Your baby’s early development

From the day your baby is born they’re developing from what they see, hear, experience and the interactions they have, they all have a significant impact upon their development. 

It’s important to remember every baby is different and your baby may develop at a different rate to another. This doesn’t mean there’s anything wrong with your baby. If your baby was born early it may take them a little longer to reach their developmental milestones. 

  • Raise their head and chest when they are lying on their front
  • Move their head from side to side when lying on their back
  • Bring their hands to their mouths
  • Open and close their hands
  • Touch dangling objects 
  • Fix visually on objects, following objects and turning to light

  • Roll over both ways from their front on to their back and from their back onto their front
  • Grasp their feet with their hands
  • Weight bear with support
  • Start sitting up unsupported, but this may only be for a short period of time 
  • Become more mobile when laid on their front
  • Grasp and hold objects in either hand
  • Try to pick objects up by using their hands
  • Shake and bang toys and objects
  • Reach with their hands
  • Follow a toy visually from side to side 
  • Coordinate their hand, eye and mouth movements
  • Recognise familiar people and objects from a distance

There are lots of ways you can interact with your baby without having to buy expensive toys.

Tips to help your baby’s development 

  • Encouraging them to have tummy time to develop the strength and muscles they need for rolling, sitting and crawling.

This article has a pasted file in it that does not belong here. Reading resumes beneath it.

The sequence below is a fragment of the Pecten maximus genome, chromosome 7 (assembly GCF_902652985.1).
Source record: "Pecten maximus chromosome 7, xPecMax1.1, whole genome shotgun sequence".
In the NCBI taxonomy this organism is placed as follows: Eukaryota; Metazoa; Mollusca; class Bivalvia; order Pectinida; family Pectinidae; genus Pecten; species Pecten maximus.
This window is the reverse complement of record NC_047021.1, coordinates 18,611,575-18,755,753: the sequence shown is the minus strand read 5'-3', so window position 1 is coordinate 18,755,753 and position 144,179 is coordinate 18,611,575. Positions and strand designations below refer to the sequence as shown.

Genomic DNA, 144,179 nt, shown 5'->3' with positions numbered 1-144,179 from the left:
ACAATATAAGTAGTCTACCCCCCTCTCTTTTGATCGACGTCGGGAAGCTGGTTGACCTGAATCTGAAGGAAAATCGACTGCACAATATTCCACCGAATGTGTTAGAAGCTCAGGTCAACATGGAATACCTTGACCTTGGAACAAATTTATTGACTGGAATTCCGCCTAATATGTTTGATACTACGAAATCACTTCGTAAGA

• If your baby doesn't like tummy time to start with, you may notice they become frustrated. However, the more they do the more they will get used to it. Start by offering tummy time for small periods of time until they get used to it. 
  • Playing on the floor together to develop their skills and explore their environment. 
  • Talking to your baby and tell them what you’re doing throughout the day and allow lots of physical contact.
  • Spending time outside and describe the environment. 
  • Play with lots of toys, they’ll enjoy things which are black and white or brightly coloured as well as toys which are textured and noisy. 
  • Place their toys slightly out of reach to encourage your baby to move, grasp and balance.
  • Sing to your baby. Babies enjoy music and nursery rhymes. 
  • Share books and read to them.
  • If you watch TV with your baby talk to them about what’s happening.

If you’re worried about any aspect of your baby’s development please don’t hesitate to speak to your health visitor.